Financial Statement and Cash Flow Analysis

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Chapters 3 and 13 Financial Statement and Cash Flow Analysis Balance Sheet Assets Cash Inventory Accounts Receivable Property Plant Equipment Liabilities and Shareholder’s Equity Accounts Payable Notes Payable Accrued Wages Bank Loans Bonds Common Stock Retained Earnings Total Liabilities and Shareholder’s Equity Total Assets Income Statement Used to figure out how much money we are earning for: (a) (b) (c) (d) vendors, employees, etc - Cost of Goods Sold, Operating Expenses lenders, bondholders - Interest, government - Taxes, owners/stockholders - Dividends/Retained Earnings Sales (-) Cost of Goods Sold (-) Operating Expenses (-) Depreciation EBIT (-) Interest EBT (-) Taxes Net Income (-) Dividends Additions to R/E revenues cost to…show more content…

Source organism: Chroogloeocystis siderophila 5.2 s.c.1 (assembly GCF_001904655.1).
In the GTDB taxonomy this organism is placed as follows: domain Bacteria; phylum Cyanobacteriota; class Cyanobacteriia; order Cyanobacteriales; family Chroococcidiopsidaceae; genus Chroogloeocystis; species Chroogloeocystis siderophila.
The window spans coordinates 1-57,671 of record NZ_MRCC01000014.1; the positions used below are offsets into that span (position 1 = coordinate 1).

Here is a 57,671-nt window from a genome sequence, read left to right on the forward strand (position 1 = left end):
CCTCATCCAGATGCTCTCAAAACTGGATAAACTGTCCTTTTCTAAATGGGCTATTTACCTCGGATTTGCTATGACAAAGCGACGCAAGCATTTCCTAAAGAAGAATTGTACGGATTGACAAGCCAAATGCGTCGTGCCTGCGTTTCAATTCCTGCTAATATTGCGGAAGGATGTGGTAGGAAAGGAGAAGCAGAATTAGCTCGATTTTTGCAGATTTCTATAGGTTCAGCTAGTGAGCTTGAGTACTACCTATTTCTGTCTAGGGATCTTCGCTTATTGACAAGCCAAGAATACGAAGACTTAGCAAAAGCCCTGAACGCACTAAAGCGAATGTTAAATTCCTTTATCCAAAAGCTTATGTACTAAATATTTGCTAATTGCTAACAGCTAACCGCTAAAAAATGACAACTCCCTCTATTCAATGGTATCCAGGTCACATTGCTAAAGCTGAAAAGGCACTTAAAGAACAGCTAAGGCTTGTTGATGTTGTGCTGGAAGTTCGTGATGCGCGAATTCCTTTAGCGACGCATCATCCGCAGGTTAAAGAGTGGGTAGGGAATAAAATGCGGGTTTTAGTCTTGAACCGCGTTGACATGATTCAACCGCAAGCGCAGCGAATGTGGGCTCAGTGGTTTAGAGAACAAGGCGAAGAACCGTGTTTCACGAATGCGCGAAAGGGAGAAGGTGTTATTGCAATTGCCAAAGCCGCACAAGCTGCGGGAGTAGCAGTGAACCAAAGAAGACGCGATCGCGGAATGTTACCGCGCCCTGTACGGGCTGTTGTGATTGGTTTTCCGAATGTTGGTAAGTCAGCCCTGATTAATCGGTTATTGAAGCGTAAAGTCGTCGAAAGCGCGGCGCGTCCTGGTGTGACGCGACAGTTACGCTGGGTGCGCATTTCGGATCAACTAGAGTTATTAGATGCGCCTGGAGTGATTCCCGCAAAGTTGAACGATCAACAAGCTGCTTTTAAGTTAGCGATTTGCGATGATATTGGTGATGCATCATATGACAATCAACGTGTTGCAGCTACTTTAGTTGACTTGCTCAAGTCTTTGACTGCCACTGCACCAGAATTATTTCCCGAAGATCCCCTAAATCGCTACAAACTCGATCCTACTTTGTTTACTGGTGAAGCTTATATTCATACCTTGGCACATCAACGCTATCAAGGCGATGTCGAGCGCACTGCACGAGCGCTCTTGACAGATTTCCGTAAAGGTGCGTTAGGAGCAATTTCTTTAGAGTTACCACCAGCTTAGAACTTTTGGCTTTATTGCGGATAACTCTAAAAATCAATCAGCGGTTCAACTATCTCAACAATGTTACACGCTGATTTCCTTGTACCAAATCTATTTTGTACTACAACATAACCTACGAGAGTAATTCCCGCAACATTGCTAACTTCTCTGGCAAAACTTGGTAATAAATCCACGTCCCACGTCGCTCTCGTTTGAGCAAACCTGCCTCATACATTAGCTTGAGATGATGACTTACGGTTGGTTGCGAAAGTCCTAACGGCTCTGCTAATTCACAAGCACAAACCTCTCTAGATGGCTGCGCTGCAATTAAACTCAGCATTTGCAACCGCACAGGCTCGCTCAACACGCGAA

Adds back in noncash items. Net Operating Working Capital = Operating Current Assets - Operating Current Liabilities Operating = those flows from normal operations Operating Current Assets = Cash, A/R, Inv Operating Current Liabilities = A/P, Accruals Net Operating Profit after Taxes (NOPAT) = EBIT ( 1 - tax rate ) Free Cash Flow (FCF) = NOPAT - Net investment in operating capital Net investment in operating capital = - change in current assets (operating) + change in current liabilities (operating) - change in net capital assets Current asset increase represents an investment Current liability increase represents borrowing Net capital assets = Increase in PPE - Depreciation Market Value Added (MVA) Consistent with shareholder wealth maximization MVA = market value of common stock - initial value of equity capital example: Google, Inc. Google went public (IPO) on August 19, 2004 at $85 per share Google stock value on June 16, 2008 was $366.00 Shares Outstanding = 1.2B MVAGOOG = $439.2B - $102B = $337.2B Economic Value Added (EVA) EVA
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